Leaders also question assumptions. Recently, I have been pleased to see more businesses wrestle with the topic of sustainable consumption—an issue whose solution requires challenging a belief that has defined business for the past half century or more. Widely accepted statistics make clear that simply extending Western economic habits to everyone will exhaust the Earth’s resources long before prosperity spreads to all corners of the world, where it is desperately needed. This can be viewed either as a massive problem, or the essential business challenge and opportunity of our time. But taking this on requires business to question traditional economic models: How can we reorient the economy away from consumption-driven growth?

Too often, sustainable consumption has been at the margins of the sustainability debate, the veritable green elephant in the room. This is beginning to change. Companies like Nike, Best Buy, Marks and Spencer, eBay, and Unilever are taking risks by exploring ways to decouple the creation of value from the consumption of resources by experimenting with closed-loop manufacturing, shifting from products to services, and creating incentives for consumers who buy less. Companies like these understand that if they can inspire customers to select different products and use them wisely, consumers and businesses alike will benefit (and often save money). The most creative companies are taking risks by suggesting that consumers buy less or shift from a disposability culture, banking on the idea that they can create more value this way.

BSR is advancing leadership on this issue by collaborating with companies to help shape this next frontier in sustainability strategies. Last week in New York, we led 20 company representatives in a lively workshop on the subject, and we will do the same in London this September. Next month, we will publish a paper that outlines the imperative for business to address this question, and presents a framework for how companies can get ahead of the curve. Sustainable consumption is where the opportunity for business leadership is most powerful, which is why we will be focusing more attention on this subject in the months ahead, and why we have included it in the future road map we present in the BSR Report 2009.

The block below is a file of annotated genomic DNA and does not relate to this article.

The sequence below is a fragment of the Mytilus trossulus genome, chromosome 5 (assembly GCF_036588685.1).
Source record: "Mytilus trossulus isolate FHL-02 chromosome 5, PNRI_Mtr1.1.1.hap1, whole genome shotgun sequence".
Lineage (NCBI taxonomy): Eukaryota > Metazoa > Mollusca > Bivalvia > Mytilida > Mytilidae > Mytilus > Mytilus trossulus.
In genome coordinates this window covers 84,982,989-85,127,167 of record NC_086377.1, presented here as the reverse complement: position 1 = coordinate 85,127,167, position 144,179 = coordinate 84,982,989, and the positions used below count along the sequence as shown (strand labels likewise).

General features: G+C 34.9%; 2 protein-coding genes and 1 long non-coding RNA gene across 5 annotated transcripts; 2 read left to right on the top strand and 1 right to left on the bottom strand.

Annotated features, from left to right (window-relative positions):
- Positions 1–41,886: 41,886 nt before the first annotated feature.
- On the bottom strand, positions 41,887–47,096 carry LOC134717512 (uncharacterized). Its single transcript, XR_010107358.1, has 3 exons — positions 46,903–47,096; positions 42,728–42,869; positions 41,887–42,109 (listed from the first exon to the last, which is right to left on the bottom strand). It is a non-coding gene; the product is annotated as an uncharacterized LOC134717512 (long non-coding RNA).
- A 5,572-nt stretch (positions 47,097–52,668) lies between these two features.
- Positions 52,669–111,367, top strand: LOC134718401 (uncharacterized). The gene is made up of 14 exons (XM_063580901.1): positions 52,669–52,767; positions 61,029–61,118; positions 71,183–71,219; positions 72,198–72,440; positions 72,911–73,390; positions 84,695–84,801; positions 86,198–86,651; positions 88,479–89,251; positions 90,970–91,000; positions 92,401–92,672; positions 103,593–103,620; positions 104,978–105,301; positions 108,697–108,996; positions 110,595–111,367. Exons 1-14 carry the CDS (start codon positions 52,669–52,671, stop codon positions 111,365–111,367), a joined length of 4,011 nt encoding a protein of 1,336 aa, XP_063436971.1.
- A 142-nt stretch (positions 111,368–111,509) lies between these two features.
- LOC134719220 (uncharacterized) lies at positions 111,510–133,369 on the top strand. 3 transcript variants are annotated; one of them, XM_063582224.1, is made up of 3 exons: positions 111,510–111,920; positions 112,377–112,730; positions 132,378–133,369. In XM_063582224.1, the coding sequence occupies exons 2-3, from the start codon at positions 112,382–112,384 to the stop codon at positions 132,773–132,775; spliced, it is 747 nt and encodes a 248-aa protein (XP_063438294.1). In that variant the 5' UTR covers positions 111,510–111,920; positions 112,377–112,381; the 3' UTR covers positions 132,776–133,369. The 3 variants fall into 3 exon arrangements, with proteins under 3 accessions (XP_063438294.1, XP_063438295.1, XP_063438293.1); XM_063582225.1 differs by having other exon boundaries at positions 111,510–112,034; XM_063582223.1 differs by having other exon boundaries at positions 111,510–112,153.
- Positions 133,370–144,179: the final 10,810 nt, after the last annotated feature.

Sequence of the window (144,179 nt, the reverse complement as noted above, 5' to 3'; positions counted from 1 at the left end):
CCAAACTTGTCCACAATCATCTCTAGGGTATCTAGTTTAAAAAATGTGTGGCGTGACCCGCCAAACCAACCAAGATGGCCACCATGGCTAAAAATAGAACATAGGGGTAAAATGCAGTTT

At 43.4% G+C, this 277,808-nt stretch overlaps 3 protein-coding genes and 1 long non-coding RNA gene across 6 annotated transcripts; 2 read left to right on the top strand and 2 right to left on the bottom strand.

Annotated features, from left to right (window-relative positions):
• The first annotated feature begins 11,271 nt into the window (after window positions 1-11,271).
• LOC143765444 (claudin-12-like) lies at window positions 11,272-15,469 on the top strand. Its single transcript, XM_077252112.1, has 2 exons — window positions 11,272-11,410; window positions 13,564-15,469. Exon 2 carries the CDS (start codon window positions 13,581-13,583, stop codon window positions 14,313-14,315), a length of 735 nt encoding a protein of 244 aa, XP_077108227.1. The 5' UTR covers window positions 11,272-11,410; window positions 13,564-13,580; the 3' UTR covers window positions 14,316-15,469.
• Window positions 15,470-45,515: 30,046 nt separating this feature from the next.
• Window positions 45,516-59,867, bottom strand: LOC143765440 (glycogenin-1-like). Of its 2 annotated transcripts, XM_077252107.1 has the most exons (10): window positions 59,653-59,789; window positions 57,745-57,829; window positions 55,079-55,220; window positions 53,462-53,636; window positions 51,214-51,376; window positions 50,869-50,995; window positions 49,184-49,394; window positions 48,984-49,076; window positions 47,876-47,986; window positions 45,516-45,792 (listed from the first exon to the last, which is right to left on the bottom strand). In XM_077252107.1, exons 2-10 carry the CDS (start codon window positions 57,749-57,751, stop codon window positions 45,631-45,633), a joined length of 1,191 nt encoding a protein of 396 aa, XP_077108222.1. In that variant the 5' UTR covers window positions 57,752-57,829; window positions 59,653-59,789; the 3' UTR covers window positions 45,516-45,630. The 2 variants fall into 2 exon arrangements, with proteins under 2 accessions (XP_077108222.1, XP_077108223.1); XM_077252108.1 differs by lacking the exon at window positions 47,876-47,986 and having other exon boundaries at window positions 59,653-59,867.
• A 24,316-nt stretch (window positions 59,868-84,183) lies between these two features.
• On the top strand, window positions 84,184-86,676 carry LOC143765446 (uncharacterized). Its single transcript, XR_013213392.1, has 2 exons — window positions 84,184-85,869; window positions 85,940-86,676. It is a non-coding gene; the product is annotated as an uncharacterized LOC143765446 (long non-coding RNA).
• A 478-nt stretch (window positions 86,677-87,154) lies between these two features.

Finally, and maybe counterintuitively, leadership is about getting the basics right. BP, Toyota, and Goldman Sachs have all had very rough going in 2010 precisely because they didn’t deliver on core competencies. Ironically, not that long ago, they each topped the list of sustainability leaders. Indeed, a GlobeScan survey released this spring (and completed just before the Deepwater spill), placed BP in the top 10 of sustainability leaders yet again. The images from the Gulf of Mexico remind us daily, and painfully, that mastering the basics is a prerequisite of business leadership. We should anoint leaders with great caution, and companies should wear—and advertise—the crown with intense humility.

I get asked all the time: Which companies are leading the way on sustainability? I understand why people want to know, but I think it’s the wrong question. The right question is: What are the most important characteristics of leadership? Look for the companies that are taking risks by questioning assumptions and shaping the debate over economic priorities, while also delivering the goods every day.

We would like to continue this dialogue with our members and the sustainable business community as a whole. If you have feedback on what’s included in the BSR Report 2009, please email us at bsrinsight@bsr.org.